Preston said last month that he wanted to focus on the current situation and “bringing folks together and toward a goal of saving lives and not trying to assign relative blame, not trying to advance sort of different visions of long-term solutions for the region.”

“The things we’re calling for in this resolution are directly related to what people are experiencing here, in terms of rising antisemitism, rising Islamophobia,” Preston said. “So I do think that local legislators have an increased interest and duty to act.”

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The Jewish American community is not a monolith concerning the cease-fire — with Jewish Voice for Peace being one of the largest organizers for the cease-fire resolution. District 9 Supervisor Ronen told the San Francisco Chronicle that she wants a cease-fire because of the lessons she learned from family members who fled or were affected by the Holocaust.

“By supporting the resolution before us and calling for an end to the killing of hostages, bombing, starving and dehumanization of people in Palestine and Israel, I am not antisemitic,” Ronen said on Dec. 5. “I am not one-sided. I am not overstepping the bounds of my job.”

“I am engaging very thoughtfully in a conflict fueled by my and my constituents’ tax dollars. And this conflict is deeply rooted in my personal life and my identity,” she said.

A recent national poll in December shows that most American voters support a cease-fire.

Where do Bay Area representatives stand on this issue?

Rep. Barbara Lee (CA-12) is the only Californian co-sponsor of the cease-fire statement at the federal level.

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According to the Working Families Party, as of early January, at least 64 members of Congress have called for a de-escalation or a cease-fire. In California, that includes:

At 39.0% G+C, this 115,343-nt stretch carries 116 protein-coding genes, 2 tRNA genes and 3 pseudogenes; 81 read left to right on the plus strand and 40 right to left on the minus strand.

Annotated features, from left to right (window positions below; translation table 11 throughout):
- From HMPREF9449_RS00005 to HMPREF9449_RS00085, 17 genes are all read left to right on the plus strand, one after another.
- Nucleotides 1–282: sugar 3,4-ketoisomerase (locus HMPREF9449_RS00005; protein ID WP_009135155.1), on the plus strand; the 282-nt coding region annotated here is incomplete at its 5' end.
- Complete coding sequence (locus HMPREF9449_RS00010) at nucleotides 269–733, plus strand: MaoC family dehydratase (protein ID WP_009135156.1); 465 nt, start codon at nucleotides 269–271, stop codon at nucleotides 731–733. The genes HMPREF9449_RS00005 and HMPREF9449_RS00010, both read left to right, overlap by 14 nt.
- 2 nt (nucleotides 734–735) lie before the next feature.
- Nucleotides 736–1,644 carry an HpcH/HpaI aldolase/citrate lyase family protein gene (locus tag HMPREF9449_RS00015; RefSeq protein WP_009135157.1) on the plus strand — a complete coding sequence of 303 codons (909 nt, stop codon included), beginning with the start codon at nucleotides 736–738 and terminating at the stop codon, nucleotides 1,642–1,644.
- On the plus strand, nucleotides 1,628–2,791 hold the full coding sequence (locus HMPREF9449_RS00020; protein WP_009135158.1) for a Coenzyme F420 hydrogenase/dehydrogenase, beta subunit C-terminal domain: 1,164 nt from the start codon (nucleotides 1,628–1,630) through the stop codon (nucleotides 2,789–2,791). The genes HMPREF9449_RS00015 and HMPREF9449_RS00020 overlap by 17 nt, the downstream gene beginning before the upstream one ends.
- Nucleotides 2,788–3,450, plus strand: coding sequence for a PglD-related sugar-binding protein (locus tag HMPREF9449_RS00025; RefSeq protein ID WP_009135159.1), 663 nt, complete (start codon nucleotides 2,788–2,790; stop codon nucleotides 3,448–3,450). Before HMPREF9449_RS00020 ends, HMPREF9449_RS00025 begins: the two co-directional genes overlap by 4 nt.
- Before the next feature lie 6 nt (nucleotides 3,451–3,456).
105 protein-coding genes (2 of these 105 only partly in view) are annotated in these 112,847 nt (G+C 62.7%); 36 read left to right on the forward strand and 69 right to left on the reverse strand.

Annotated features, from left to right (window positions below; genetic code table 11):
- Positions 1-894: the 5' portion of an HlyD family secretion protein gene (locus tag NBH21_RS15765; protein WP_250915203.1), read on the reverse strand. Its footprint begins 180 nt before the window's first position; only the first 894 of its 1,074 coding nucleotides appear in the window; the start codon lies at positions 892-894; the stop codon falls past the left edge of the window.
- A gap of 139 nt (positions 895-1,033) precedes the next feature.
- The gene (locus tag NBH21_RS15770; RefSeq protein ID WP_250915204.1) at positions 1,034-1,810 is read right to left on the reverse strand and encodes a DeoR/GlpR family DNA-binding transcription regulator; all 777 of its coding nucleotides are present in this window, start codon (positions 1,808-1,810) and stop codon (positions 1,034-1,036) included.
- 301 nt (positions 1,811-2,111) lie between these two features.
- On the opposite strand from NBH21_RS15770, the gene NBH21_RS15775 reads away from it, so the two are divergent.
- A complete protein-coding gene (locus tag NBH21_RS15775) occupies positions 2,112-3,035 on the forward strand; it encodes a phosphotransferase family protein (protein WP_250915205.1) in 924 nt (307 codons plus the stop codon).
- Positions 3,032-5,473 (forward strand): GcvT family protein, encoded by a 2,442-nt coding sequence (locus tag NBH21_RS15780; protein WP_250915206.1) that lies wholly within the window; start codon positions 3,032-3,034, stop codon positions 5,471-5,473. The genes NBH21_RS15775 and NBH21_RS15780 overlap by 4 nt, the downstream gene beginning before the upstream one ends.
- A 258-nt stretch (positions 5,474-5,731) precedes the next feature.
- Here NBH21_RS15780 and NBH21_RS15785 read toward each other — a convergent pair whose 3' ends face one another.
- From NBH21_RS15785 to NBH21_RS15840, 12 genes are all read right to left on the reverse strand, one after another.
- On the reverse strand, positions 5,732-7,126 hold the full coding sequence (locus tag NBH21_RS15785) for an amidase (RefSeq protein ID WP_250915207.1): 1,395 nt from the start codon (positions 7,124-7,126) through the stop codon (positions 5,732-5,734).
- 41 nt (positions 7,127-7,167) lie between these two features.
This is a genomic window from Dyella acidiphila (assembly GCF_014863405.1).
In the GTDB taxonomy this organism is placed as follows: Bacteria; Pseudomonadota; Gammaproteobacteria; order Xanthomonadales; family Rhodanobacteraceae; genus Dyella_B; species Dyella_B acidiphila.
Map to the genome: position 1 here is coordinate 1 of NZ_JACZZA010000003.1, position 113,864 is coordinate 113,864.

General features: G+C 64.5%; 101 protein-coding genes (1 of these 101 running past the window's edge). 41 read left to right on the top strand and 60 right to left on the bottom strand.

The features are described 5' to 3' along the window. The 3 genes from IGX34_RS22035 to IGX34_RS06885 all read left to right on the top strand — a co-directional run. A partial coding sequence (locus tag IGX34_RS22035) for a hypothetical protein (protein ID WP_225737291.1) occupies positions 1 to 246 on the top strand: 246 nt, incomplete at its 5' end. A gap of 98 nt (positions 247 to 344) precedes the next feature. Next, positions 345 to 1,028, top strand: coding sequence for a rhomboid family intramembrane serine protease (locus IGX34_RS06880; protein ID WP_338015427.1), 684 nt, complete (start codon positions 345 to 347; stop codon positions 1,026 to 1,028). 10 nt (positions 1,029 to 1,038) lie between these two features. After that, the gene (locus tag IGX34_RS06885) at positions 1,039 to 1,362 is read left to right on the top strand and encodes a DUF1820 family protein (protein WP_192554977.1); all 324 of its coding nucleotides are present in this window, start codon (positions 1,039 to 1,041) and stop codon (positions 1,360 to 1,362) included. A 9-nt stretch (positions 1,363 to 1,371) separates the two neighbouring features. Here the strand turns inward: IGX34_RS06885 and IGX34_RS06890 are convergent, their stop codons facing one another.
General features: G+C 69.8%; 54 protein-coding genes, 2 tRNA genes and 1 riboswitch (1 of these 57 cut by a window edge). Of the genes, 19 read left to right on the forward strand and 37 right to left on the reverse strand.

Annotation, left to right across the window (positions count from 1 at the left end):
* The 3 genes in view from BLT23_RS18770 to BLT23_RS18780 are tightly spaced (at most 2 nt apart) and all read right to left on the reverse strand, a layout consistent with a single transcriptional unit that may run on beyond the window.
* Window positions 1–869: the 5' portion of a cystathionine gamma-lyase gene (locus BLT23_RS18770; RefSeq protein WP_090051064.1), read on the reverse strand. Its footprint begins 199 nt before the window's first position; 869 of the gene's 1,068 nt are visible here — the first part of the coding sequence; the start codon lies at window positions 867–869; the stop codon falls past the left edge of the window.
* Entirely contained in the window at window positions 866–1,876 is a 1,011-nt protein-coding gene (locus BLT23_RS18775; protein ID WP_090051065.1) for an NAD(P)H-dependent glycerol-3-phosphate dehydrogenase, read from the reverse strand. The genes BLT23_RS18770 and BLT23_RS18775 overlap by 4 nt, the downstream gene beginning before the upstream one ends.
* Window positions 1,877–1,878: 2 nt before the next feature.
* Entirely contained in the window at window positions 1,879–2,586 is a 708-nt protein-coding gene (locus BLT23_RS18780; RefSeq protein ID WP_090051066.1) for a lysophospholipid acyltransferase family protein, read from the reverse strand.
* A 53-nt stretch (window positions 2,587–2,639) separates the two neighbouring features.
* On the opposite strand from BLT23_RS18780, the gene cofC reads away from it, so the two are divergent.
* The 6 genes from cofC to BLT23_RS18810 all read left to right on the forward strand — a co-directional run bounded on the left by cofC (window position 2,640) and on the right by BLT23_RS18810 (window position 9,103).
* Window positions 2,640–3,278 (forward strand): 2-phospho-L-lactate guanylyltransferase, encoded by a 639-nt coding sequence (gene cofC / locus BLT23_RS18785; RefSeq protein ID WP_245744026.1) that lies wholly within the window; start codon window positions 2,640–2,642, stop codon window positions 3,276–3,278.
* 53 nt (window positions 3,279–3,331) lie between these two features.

• Rep. Maxine Waters (CA-43)
  • Rep. Ro Khanna (CA-17)
  • Rep. Mark DeSaulnier (CA-10)
  • Rep. John Garamendi (CA-08)
  • Rep. Robert Garcia (CA-42)
  • Rep. Sara Jacobs (CA-51)
  • Rep. Jared Huffman (CA-02)
  • Rep. Judy Chu (CA-28)
  • Rep. Tony Cárdenas (CA-29)
  • Rep. Mark Takano (CA-39)

It does not include either of California’s senators, Alex Padilla and Laphonza Butler. Most Bay Area congresspeople opposed a cease-fire in mid-November, with Nancy Pelosi calling a cease-fire a “gift to Hamas.”

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Have there been similar resolutions in the past?

Resolutions are a common practice in city councils. For example, in 2017, following the election of Donald Trump, several Bay Area cities passed resolutions showing solidarity with diverse communities — with some explicitly emphasizing groups Trump spoke disparagingly of, such as undocumented people and Muslims.

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At that time, Santa Clara County passed a resolution calling “on President-Elect Trump to serve and protect all Americans, without prejudice on the basis of race, religion, sex, gender, sexual orientation, or disability; to serve as President without regard for ego or personal gain.”

According to The Oaklandside, Oakland has previously passed resolutions calling for the end of the Vietnam War, opposing apartheid in South Africa, against human rights abuses in Nigeria, and opposing the invasion of Iraq in 2003.

In 2022, San Francisco passed a resolution commending protests by the Iranian people against their government and condemning Iran’s leadership for human rights abuses.

“We’ve heard over and over again that the [Iranian] protesters are looking for beacons of light … that they’re not dying in vain, they’re not protesting in vain,” SF Supervisor Ahsha Safaí told The Standard in 2022. The resolution, Safai said, was “our attempt to show some solidarity and encouragement in any way we can that this is happening, and the world is watching.”

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For UCSF’s Jess Ghannam, the cease-fire resolution would be a natural part of San Francisco’s long history of activism and commitment to human rights — from anti-Vietnam war demonstrations, LGBTQ+ rights, immigration, and free speech.

“That’s what San Francisco symbolizes. Everybody knows that,” Ghannam said. “We get attacked for it in various media sectors all the time.”

“The idea that somehow San Francisco would shy away from such an important moment historically … it’s really outrageous that someone would say, ‘San Francisco shouldn’t do this,’” Ghannam said.

KQED’s Marisa Lagos and Sydney Johnson contributed reporting to this story.